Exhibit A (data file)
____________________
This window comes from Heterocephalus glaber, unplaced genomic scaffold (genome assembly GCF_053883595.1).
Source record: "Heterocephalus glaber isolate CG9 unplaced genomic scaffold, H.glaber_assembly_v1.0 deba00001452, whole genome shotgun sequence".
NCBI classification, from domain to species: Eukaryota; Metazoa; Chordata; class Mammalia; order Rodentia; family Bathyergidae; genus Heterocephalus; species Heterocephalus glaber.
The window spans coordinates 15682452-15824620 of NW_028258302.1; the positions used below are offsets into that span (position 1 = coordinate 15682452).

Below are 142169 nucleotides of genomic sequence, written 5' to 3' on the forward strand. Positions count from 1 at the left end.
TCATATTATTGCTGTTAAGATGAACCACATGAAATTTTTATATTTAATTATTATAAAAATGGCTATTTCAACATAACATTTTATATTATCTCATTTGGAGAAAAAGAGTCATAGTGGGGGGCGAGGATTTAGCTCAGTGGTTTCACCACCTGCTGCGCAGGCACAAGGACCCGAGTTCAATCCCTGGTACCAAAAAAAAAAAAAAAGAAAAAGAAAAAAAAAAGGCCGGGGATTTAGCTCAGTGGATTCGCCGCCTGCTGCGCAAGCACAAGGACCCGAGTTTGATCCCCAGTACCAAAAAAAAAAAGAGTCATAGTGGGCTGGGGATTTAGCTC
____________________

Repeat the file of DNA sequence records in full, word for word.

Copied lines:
This window comes from Heterocephalus glaber, unplaced genomic scaffold (genome assembly GCF_053883595.1).
Source record: "Heterocephalus glaber isolate CG9 unplaced genomic scaffold, H.glaber_assembly_v1.0 deba00001452, whole genome shotgun sequence".
NCBI classification, from domain to species: Eukaryota; Metazoa; Chordata; class Mammalia; order Rodentia; family Bathyergidae; genus Heterocephalus; species Heterocephalus glaber.
The window spans coordinates 15682452-15824620 of NW_028258302.1; the positions used below are offsets into that span (position 1 = coordinate 15682452).

Below are 142169 nucleotides of genomic sequence, written 5' to 3' on the forward strand. Positions count from 1 at the left end.
TCATATTATTGCTGTTAAGATGAACCACATGAAATTTTTATATTTAATTATTATAAAAATGGCTATTTCAACATAACATTTTATATTATCTCATTTGGAGAAAAAGAGTCATAGTGGGGGGCGAGGATTTAGCTCAGTGGTTTCACCACCTGCTGCGCAGGCACAAGGACCCGAGTTCAATCCCTGGTACCAAAAAAAAAAAAAAAGAAAAAGAAAAAAAAAAGGCCGGGGATTTAGCTCAGTGGATTCGCCGCCTGCTGCGCAAGCACAAGGACCCGAGTTTGATCCCCAGTACCAAAAAAAAAAAGAGTCATAGTGGGCTGGGGATTTAGCTC